The help desk: A case of unwanted flirty advances from a colleague
Q. I recently met a man at a work-training weekend, and we got on really well. We shared the same sense of humour – and the same quite cynical attitude to our line of work – and we had a great time. We exchanged numbers. I felt keen to keep in touch, but only as friends. He texted me the very next day, just with some fun stuff – but also asking when we were going to meet up again. Since then, he has kept on texting.
Mostly, it's just friendly, but sometimes a little more, saying he's been thinking about me all day, or pointing out that it was a month to the day since we met ("our monthaversary"). He also seems to know lots of things about me that I haven't told him. I don't know how long I can avoid his suggestions to meet, and to come and see the band he plays with. It's starting to creep me out, but I can't help feeling responsible. What can I do?
A. Don't you sometimes wish we could return to the days of proper courtship rituals? When everyone knew what was what, so when a man sought the private company of a woman, it could mean only one thing (though perhaps without the part where women had to wait around for men to ask them to dance, go on hunger strike to get the vote, etc).
Of course, unwanted advances are as old as the hills. What complicates it all is the vast landscape of options that now lies between being acquaintances and embracing monogamy together. On top of that, the technology that is in many ways so enabling to the course of true love also gives everything an urgency and intimacy that never existed when people had to pick up the phone to contact each other (trust me, I was there). No sooner has he had a thought than it pops up in your pocket – and you feel obliged to stop what you're doing and reply.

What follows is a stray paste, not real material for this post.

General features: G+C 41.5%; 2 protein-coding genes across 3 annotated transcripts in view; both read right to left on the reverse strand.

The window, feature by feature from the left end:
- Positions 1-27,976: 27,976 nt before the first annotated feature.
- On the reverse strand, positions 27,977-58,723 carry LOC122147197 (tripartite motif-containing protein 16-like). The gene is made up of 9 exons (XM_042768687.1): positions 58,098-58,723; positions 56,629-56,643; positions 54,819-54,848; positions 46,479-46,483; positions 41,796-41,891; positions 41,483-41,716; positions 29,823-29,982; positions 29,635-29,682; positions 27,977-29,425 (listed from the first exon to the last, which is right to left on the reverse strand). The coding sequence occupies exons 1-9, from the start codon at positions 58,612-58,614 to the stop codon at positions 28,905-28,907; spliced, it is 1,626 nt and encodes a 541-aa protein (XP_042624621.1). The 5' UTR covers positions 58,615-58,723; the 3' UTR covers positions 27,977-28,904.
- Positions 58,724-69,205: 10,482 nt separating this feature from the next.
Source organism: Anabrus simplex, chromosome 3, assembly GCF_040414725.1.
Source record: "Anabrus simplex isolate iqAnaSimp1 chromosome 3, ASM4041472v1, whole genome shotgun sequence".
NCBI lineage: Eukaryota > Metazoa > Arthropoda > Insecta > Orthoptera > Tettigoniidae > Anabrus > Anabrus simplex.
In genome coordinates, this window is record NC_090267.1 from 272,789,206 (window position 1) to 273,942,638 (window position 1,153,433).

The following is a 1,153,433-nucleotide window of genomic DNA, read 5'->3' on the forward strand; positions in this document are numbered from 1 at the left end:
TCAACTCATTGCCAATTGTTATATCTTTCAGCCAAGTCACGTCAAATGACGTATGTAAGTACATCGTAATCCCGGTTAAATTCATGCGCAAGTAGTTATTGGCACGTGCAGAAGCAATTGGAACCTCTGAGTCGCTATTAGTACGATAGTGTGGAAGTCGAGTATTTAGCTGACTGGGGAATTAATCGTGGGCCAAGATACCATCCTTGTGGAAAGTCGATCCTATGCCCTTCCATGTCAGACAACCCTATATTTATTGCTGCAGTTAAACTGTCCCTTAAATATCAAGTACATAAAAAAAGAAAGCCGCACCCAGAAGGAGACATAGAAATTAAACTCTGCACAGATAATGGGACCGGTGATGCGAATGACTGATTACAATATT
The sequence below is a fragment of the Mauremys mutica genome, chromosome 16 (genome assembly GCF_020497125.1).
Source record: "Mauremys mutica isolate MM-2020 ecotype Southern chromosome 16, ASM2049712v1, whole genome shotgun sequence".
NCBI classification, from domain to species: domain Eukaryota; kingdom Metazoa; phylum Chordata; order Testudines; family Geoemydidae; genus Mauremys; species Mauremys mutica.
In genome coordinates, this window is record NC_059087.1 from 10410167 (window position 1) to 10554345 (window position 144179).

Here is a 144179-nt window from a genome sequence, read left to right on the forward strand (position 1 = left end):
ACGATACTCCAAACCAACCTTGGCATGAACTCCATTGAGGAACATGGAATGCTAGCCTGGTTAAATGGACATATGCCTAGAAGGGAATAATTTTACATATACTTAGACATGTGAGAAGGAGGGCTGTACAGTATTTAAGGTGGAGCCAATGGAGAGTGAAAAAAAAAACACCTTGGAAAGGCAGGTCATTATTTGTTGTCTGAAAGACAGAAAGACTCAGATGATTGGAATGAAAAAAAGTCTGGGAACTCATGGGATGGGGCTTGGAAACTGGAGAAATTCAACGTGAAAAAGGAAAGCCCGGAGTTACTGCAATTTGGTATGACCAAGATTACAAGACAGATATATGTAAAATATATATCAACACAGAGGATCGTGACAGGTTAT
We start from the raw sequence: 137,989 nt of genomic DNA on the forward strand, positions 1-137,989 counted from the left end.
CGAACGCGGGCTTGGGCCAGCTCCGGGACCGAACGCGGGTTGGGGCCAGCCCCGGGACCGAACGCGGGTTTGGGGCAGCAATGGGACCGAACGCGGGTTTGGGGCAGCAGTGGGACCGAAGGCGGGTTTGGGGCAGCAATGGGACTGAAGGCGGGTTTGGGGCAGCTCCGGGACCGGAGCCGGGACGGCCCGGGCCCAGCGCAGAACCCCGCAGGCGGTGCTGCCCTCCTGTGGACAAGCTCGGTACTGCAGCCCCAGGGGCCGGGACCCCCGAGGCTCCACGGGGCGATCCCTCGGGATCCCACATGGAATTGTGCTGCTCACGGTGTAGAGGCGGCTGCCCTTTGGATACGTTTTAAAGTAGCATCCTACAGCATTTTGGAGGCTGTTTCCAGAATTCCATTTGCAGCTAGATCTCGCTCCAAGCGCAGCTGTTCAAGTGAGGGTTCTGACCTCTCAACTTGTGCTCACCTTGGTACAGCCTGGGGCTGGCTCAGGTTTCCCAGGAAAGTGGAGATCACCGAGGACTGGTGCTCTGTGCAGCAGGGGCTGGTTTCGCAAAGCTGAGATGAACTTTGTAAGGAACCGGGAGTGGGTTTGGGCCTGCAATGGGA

Honestly, though, which of us doesn't know things about people that they've never told us? What, even, is the point of speculation any more, when we have so many efficient research tools at our disposal? How many lovers spend their first date asking carefully worded questions to disguise the fact that each has already assembled a sizeable online dossier on the other? Technology somehow makes creepy stalkers of us all.
All of which means it's difficult for you to know whether you're dealing with a flirty friend, a practised lothario or a terrible weirdo. Your relationship seems to have hurtled through its early stages, and straight on to the "monthaversary" stage, without you doing anything at all. It's just sort of carrying on without you. It's high time you intervened.
Most likely, he misread your intentions. It's an easy mistake, so you have no reason to feel guilty. Tell him that you're interested in friendship and not romance, and you just want to check that's the same with him. You only need to hear alarm bells if he really won't take no for an answer. Otherwise, grab a friend and get along to his gig. You never know, this may be the start of a beautiful friendship.
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Have a dilemma email your predicament no matter how big or small, to Louisa at firstname.lastname@example.org
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